Automated lamellar keratoplasty (ALK) is a surgical procedure to correct severe myopia (near-sightedness) and mild hyperopia (farsightedness). An abnormal curvature in the cornea prevents it from properly focusing light on the retina. The effect is that the images created after refraction are blurry and unclear. The technique uses a microkeratome (an automated or manual handheld instrument) in two passes. One pass creates a flap on the cornea, and the second one takes away a determined quantity of underlying stromal tissue.
Because it carries more risks and complications, ALK has mostly been replaced by more predictable refractive surgical procedures that have less visual side effects. Such techniques include LASIK, conductive keratoplasty, intrastromal corneal ring segments, and photorefractive surgery.
Also Known As
Before the Procedure
The patient needs a responsible adult to drive them home because the eyes will be blurry after the procedure.
The patient will have their medical history taken alongside some eye tests. In the eye tests, the doctor takes measurements, including corneal thickness, pupil dilation, and refractive error. Patient education and counseling are equally important because the patient needs to understand the risks and benefits and form realistic expectations.
The patient should avoid wearing rigid gas permeable contact lenses (RGP) at least three weeks before the procedure. S/he should also not wear ordinary contact lenses for at least three days preceding surgery. The patient is advised to carry the prescription glasses they are currently using for review. The entire process will last about 10 minutes for both eyes.
On the day of the procedure, the patient is advised to eat light, avoid makeup, and avoid wearing accessories that could interfere with surgery. ALK is an outpatient procedure.
Before the surgery, the patient:
- Will be put under local anesthesia
- Have the conjunctival cul-de-sac irrigated to eliminate eyelid glandular secretions and debris
- Will be prepped and draped
In the procedure, the surgeon:
- During the draping process, creates a clear path where the microkeratome will pass
- Instructs the patient to view the microscopic light
- Places a spacer device in the microkeratome to establish how thick the cut is
- Places an adjustable suction ring on the eye
- Uses a stopper device to ensure a hinge is created in the incomplete corneal flap
- Before passing the microkeratome, uses a tonometer to take intraocular pressure
- Removes the suction ring following the initial incision
- Places a second spacer divider which corresponds to the desired myopic correction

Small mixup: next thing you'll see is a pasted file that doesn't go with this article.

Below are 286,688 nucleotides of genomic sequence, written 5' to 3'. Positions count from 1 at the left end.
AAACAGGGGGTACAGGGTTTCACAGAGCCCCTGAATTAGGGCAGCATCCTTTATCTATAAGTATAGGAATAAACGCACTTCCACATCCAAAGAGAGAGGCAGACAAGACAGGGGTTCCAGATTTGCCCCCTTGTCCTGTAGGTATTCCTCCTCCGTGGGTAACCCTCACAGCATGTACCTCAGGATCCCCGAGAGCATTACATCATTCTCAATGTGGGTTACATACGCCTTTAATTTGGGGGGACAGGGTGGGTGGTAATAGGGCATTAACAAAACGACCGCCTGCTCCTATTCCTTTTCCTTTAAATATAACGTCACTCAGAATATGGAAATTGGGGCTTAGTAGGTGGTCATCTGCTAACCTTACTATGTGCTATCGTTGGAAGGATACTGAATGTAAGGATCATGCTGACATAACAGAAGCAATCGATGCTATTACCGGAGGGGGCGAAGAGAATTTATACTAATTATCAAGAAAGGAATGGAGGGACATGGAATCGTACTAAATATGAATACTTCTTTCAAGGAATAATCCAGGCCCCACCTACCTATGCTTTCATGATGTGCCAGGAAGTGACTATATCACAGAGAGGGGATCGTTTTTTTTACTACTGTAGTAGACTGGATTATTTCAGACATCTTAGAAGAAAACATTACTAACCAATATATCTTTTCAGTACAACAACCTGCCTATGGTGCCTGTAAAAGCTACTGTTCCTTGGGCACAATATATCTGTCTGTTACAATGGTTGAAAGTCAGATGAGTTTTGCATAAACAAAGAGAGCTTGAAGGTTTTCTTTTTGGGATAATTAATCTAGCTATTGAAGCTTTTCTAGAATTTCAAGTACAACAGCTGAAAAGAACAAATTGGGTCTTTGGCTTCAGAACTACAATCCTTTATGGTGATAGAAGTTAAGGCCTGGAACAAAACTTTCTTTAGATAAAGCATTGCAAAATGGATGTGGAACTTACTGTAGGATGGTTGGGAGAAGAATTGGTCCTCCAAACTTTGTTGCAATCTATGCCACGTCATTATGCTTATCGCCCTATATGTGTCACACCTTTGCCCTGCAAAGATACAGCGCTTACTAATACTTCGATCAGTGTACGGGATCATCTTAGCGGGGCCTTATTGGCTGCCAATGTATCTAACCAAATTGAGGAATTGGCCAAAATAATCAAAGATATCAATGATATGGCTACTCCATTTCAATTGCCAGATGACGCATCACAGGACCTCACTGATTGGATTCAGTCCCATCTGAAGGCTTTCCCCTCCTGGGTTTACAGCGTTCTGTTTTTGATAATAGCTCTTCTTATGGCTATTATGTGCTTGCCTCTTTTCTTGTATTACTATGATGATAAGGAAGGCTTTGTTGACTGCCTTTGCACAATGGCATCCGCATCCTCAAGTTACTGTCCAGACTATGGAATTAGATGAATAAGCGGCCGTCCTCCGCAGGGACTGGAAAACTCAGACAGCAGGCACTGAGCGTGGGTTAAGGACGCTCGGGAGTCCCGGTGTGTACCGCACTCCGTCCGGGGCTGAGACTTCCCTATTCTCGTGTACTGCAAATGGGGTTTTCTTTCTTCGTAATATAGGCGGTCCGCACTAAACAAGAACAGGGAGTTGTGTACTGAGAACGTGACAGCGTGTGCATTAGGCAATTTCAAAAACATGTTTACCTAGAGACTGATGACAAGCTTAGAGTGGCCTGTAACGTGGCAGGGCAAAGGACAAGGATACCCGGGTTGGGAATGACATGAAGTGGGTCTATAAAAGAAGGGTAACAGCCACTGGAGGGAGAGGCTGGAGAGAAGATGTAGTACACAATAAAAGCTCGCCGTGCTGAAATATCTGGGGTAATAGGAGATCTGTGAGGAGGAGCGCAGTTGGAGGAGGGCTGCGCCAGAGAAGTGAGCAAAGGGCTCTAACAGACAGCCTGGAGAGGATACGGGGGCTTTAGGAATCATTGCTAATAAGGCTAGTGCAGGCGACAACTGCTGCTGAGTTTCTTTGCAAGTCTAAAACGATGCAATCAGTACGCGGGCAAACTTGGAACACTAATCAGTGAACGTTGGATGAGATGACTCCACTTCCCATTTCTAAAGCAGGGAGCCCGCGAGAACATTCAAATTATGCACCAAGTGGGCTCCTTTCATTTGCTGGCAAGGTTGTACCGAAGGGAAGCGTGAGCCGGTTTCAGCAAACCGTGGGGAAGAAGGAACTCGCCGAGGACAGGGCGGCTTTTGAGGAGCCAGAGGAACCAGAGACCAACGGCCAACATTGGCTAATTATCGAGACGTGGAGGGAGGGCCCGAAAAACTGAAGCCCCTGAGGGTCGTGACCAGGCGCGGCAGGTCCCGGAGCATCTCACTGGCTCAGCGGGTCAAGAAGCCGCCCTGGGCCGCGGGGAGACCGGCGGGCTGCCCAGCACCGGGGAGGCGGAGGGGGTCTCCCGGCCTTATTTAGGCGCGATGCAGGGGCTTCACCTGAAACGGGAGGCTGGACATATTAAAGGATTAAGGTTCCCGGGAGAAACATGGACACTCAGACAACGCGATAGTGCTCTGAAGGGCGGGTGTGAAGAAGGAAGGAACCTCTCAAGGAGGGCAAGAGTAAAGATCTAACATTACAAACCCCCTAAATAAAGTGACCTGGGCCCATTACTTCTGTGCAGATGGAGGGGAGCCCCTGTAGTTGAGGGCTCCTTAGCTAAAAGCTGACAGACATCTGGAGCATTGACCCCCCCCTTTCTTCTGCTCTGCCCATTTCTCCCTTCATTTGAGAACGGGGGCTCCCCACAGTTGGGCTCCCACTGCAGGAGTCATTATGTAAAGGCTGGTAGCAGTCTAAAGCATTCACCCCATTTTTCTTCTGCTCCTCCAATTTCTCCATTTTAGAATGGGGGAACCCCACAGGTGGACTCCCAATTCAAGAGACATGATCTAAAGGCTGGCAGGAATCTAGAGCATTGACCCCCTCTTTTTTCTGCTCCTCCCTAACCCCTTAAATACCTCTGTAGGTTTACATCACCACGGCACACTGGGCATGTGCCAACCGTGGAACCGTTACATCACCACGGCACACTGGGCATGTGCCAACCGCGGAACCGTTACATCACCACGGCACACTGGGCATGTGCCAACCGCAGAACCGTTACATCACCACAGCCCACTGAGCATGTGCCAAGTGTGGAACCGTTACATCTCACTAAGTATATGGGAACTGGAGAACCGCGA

- Replaces the suction ring then makes the second precise incision after checking pressure and diameter to reshape the cornea
- Replaces the flap and positions it without using sutures, allowing it to undergo natural healing
- Does not patch the eye
Risks & Complications
One of the risks associated with the procedure is that it increases the possibility of developing irregular astigmatism in patients who have undergone ALK.
There is also the risk (though rare) of developing corneal ectasia (dilation) leading to severe dry eye and extremely distorted vision. Corneal ectasia is brought about by the ring that was placed during surgery.
The visual function may be lost after ALK, requiring a patient to wear a large therapeutic contact lens.
There is also the possibility of developing a scar at the place where the corneal cap was placed, demonstrating that the cornea may not recover fully in some patients.
Side effects are rare in ALK and may include:
- Glaring of vision
- Under correction or overcorrection
- Difficulty wearing contact lenses (may be a permanent side effect)
Aftercare & Recovery
Antibiotic eye drops will be prescribed to the patient to manage inflammation and pain. The drops also help to prevent infection. Relatively quick healing should occur in a day, but full vision correction is a gradual process. The patient can expect clear vision over several weeks.
The first follow-up visit should take place the following day.
ALK may not be as accurate in correcting mild to moderate myopia when compared to other vision-correction methods. It becomes difficult to predict such a patient’s results.
The procedure is less commonly used due to the development of safer and more effective techniques.